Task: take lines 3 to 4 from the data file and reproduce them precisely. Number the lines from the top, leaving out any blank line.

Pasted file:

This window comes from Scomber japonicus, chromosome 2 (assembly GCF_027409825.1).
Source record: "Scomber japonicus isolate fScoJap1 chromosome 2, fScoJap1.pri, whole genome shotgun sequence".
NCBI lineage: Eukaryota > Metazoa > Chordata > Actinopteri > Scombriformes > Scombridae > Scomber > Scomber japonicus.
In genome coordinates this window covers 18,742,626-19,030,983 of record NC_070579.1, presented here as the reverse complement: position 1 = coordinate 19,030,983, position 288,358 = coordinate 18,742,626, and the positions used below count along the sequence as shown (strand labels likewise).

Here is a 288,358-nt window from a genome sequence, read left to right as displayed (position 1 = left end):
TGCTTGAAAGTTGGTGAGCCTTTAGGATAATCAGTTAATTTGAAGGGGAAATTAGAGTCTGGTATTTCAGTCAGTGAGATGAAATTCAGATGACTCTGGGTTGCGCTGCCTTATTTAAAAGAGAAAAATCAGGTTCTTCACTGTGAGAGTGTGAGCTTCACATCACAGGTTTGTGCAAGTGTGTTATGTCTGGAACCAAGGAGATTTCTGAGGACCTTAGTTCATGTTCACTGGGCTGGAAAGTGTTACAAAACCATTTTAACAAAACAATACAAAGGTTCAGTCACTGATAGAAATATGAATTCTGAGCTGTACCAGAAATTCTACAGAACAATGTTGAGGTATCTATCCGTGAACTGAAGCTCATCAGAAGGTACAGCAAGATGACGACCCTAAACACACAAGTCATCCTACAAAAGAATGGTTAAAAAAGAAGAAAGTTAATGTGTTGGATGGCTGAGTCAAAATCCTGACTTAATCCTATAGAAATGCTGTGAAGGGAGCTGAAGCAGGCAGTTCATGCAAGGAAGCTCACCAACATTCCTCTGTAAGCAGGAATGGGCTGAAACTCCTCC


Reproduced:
NCBI lineage: Eukaryota > Metazoa > Chordata > Actinopteri > Scombriformes > Scombridae > Scomber > Scomber japonicus.
In genome coordinates this window covers 18,742,626-19,030,983 of record NC_070579.1, presented here as the reverse complement: position 1 = coordinate 19,030,983, position 288,358 = coordinate 18,742,626, and the positions used below count along the sequence as shown (strand labels likewise).